Ascent Capital Group, Inc.
Ascent Media CORP (Form: 10-K, Received: 03/14/2011 16:41:24)
Table of Contents

 
UNITED STATES SECURITIES AND EXCHANGE COMMISSION
Washington, D. C. 20549
Form 10-K
 
     
þ
  ANNUAL REPORT PURSUANT TO SECTION 13 OR 15(d) OF THE SECURITIES EXCHANGE ACT OF 1934
    For the fiscal year ended December 31, 2010
OR
o
  TRANSITION REPORT PURSUANT TO SECTION 13 OR 15(d) OF THE SECURITIES EXCHANGE ACT OF 1934
    For the transition period from          to          
 
Commission File Number 001-34176
ASCENT MEDIA CORPORATION
(Exact name of Registrant as specified in its charter)
 
     
State of Delaware
(State or other jurisdiction of
incorporation or organization)
  26-2735737
(I.R.S. Employer
Identification No.)
12300 Liberty Boulevard
Englewood, Colorado
(Address of principal executive offices)
  80112
(Zip Code)
 
Registrant’s telephone number, including area code:
(720) 875-6672
 
Securities registered pursuant to Section 12(b) of the Act:
 
     
Title of Each class
 
Name of Exchange on Which Registered
 
Series A Common Stock, par value $.01 per share   The Nasdaq Stock Market LLC
 
Securities registered pursuant to Section 12(g) of the Act:
Series B Common Stock, par value $.01 per share
 
Indicate by check mark if the Registrant is a well-known seasoned issuer, as defined in Rule 405 of the Securities Act of 1933.  Yes  o      No  þ
 
Indicate by check mark if the Registrant is not required to file reports pursuant to Section 13 or Section 15(d) of the Securities Exchange Act of 1934.  Yes  o      No  þ
 
Indicate by check mark whether the Registrant (1) has filed all reports required to be filed by Section 13 or 15(d) of the Securities Exchange Act of 1934 during the preceding 12 months (or for such shorter period that the Registrant was required to file such reports) and (2) has been subject to such filing requirements for the past 90 days.  Yes  þ      No  o
 
Indicate by check mark whether the registrant has submitted electronically and posted on its corporate Website, if any, any Interactive Data File required to be submitted and posted pursuant to Rule 405 of Regulation S-T (Section 232.405 of this chapter) during the preceding 12 months (or for such shorter period that the registrant was required to submit and post such files).  Yes  o      No  o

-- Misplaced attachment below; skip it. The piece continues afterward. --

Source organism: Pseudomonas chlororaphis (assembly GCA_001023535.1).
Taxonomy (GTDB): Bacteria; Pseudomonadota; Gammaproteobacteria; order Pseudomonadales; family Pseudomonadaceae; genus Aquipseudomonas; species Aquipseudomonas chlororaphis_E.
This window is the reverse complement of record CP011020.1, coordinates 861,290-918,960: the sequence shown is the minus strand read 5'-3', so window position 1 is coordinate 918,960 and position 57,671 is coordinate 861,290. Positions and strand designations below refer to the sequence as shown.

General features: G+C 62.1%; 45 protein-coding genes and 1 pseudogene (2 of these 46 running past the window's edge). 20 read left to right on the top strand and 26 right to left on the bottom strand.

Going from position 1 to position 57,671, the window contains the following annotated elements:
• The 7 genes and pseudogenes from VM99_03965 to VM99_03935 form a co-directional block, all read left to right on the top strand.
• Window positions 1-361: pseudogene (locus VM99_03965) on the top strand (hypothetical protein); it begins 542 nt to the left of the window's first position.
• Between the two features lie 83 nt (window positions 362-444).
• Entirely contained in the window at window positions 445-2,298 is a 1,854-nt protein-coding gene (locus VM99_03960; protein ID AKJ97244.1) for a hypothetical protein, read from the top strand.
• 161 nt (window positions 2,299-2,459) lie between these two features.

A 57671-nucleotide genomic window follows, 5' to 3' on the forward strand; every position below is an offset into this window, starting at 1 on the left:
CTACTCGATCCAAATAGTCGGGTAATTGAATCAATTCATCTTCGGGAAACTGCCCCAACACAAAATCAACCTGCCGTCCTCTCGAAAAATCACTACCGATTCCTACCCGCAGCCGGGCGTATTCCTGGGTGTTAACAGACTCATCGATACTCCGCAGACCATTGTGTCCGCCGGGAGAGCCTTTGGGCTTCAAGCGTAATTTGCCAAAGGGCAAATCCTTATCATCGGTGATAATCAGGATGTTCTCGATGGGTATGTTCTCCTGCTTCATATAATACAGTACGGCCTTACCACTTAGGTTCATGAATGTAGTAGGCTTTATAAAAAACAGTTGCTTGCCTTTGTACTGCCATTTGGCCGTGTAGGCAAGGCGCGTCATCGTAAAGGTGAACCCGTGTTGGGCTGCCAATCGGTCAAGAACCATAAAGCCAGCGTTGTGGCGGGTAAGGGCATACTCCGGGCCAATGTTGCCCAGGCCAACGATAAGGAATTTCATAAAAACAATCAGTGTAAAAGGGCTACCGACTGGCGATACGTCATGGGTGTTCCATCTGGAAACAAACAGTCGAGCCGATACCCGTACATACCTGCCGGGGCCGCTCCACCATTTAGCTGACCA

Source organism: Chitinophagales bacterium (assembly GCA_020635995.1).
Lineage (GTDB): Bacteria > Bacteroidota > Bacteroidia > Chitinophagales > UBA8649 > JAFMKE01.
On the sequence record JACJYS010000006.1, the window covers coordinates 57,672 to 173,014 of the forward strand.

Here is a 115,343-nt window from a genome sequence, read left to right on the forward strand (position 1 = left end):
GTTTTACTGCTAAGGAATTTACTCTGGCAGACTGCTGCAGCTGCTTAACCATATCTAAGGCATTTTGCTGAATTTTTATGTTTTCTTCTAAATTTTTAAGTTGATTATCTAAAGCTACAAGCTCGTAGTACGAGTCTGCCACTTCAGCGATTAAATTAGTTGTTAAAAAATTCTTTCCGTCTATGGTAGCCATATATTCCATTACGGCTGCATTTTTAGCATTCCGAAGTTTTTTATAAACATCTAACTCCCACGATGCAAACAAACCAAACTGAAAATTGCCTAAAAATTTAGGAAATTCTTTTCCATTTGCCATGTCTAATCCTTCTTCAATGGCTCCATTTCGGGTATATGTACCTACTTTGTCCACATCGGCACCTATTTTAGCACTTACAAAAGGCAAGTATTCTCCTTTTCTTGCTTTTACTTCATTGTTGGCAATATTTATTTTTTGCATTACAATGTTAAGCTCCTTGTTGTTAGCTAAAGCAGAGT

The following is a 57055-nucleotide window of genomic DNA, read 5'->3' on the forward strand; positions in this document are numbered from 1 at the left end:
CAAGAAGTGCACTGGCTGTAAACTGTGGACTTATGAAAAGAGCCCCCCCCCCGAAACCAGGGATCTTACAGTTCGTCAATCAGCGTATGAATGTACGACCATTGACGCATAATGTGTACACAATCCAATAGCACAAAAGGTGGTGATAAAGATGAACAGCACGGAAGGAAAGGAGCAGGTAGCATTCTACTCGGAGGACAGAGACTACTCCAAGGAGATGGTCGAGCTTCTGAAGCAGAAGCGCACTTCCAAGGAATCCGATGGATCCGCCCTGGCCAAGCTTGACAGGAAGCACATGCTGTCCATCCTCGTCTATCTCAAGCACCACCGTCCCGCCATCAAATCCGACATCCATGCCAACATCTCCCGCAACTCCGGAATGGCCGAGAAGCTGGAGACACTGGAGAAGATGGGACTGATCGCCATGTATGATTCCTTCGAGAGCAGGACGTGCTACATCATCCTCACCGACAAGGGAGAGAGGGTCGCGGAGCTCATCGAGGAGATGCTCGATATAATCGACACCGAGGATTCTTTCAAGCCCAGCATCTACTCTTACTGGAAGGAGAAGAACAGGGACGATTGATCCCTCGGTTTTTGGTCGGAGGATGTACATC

Indicate by check mark if disclosure of delinquent filers pursuant to Item 405 of Regulation S-K is not contained herein, and will not be contained, to the best of Registrant’s knowledge, in definitive proxy or information statements incorporated by reference in Part III of this Form 10-K or any amendment to this Form 10-K.   þ
 
Indicate by check mark whether the registrant is a large accelerated filer, an accelerated filer, a non-accelerated filer, or a smaller reporting company. See the definitions of “large accelerated filer,” “accelerated filer” and “smaller reporting company” in Rule 12b-2 of the Exchange Act. (Check one):
 
             
Large accelerated filer  o
  Accelerated filer  þ   Non-accelerated filer  o   Smaller reporting company  o
        (Do not check if a smaller reporting company).    
 
Indicate by check mark whether the Registrant is a shell company (as defined in Rule 12b-2 of the Act)  Yes  o      No  þ
 
The aggregate market value of the voting stock held by nonaffiliates of Ascent Media Corporation computed by reference to the last sales price of such stock, as of the closing of trading on June 30, 2010, was approximately $340 million.
 
The number of shares outstanding of Ascent Media Corporation’s common stock as of February 28, 2011 was: Series A common stock 13,554,998 shares; and Series B common stock 731,852 shares.
 
DOCUMENTS INCORPORATED BY REFERENCE
 
The Registrant’s definitive proxy statement for its 2011 Annual Meeting of Stockholders is hereby incorporated by reference into Part III of this Annual Report on Form 10-K.
 


 

 
ASCENT MEDIA CORPORATION
2010 ANNUAL REPORT ON FORM 10-K

Table of Contents
 
                 
       
Page
 
PART I
      Business     3  
      Risk Factors     14  
      Unresolved Staff Comments     23  
      Properties     23  
      Legal Proceedings     24  
      (Removed and Reserved)     24  
 
PART II
      Market for Registrant’s Common Equity, Related Stockholder Matters and Issuer Purchases of Equity Securities     25  
      Selected Financial Data     27  
      Management’s Discussion and Analysis of Financial Condition and Results of Operations     27  
      Quantitative and Qualitative Disclosures About Market Risk     40  
      Financial Statements and Supplementary Data     41  
      Changes in and Disagreements with Accountants on Accounting and Financial Disclosure     41